Women with Type 2 Diabetes need good sleep. Get it by breathing differently.

airflow diabetes managment rest sleep Aug 02, 2022

Sleep is one of the most important body functions we have to stay healthy. It is especially important for women with diabetes because the quality of sleep you get affects your hunger, appetite, weight gain and more. If you aren’t getting good quality sleep, this is an important place to put your efforts to change. One of the essentials of good sleep is getting enough deep sleep. Why? Because so much clean up and repair happens during deep sleep. Deep sleep is affected by how you breathe at night.

Nose breathing or mouth breathing? Your nose was created to deal specifically with breathing, bringing oxygen in and letting CO2 out.

  1. First, the hair in your nose filters air as you breathe in and filters out particles like pollen, dust and other substances in the air headed for your lungs. The nose warms the air and moisturizes it before it goes into our lungs making it more comfortable for your body.
  2. Second, when you breathe through your nose, it produces nitric oxide. This is a substance that is produced in different places in your body. About 25% of the nitric oxide in your body is produced in your nose. The function of nitric oxide is to vasodilate, meaning it opens up the blood vessels and allows for more blood flow. In this case, it allows for more oxygen uptake in the body and re-uptake of carbon dioxide to release because of that vasodilation.
  3. Third, breathing through your nose is calming. It activates the parasympathetic nervous system which is responsible for “rest and digest” instead of the sympathetic nervous system which is activated when we are stressed.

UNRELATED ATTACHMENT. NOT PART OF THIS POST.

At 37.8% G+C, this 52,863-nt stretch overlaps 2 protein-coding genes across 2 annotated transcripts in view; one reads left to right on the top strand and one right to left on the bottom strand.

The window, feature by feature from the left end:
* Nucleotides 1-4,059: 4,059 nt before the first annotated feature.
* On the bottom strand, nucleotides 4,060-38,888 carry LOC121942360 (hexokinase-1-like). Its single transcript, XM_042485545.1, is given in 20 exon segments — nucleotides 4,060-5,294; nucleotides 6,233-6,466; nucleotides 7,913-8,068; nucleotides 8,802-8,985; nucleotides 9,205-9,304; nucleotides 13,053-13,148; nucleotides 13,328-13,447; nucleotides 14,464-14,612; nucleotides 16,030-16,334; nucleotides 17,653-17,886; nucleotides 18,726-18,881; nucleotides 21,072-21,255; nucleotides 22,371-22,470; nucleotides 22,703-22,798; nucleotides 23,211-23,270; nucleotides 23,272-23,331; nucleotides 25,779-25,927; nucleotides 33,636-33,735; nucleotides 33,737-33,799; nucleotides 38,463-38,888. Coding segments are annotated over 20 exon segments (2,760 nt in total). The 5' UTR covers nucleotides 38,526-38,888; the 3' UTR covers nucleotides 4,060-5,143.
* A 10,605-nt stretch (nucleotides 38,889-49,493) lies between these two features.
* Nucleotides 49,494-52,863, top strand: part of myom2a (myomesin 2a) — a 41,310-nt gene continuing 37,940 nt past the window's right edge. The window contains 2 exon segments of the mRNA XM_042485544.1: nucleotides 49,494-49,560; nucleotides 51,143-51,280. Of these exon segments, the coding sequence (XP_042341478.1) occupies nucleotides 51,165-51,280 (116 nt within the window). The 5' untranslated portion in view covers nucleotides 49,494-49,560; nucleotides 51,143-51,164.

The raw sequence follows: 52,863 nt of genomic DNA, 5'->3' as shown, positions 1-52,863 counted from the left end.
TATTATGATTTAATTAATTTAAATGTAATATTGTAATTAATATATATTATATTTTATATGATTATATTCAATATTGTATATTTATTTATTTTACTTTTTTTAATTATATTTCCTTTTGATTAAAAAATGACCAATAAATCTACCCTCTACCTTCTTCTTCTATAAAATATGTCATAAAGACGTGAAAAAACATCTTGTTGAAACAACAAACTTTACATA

4. Fourth, the amount of air you breath in through your nose is moderated by the breathing process. You don’t get too much air as is the case with breathing through your mouth.
  5. Fifth, nose breathing gets increased airflow to blood vessels and nerves which help with diabetes. It increases oxygen uptake and circulation. It slows down breathing, improves lung capacity, strengthens the diaphragm (the muscle used for breathing), decreases risk of snoring and sleep apnea and supports correct formation of the teeth, mouth and face.

Now about the mouth. Our mouth is made for eating, laughing, singing, talking, coughing, sneezing and other stuff. What happens when we breathe mostly through our mouth? There is no filtering. The air isn't warmed or moisturized when it goes into the lungs. Importantly, there's no nitrous oxide production.

We don't get as much oxygen into our bodies as we could if we were breathing through our nose. We are subjected to breathing in microorganisms, allergens, dust, pollen and other stuff in the air. In addition, when we breathe through our mouth, sometimes we take in too much air. This could have the possibility of collapsing some of our collapsible airways.

This becomes a problem during sleep. You can get seven or eight hours of sleep at night. If it's not good quality sleep, it doesn't matter whether you sleep eight hours or 10 hours.

This is an issue for people who breathe through their mouth. When you mouth breathe, you'll wake up with a dry mouth and throat. People who breathe through their mouth at night tend to snore, but not everybody. Snoring can indicate a problem with your airway which may progress to sleep apnea.

If you have issues with mouth breathing or snoring when sleeping, talk to your dentist. There are options available to address these issues.

Dr Elaine


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This information is for educational purposes only and is not intended to replace the medical advice of your doctor or healthcare provider. Please consult your healthcare provider for advice about a specific medical condition.


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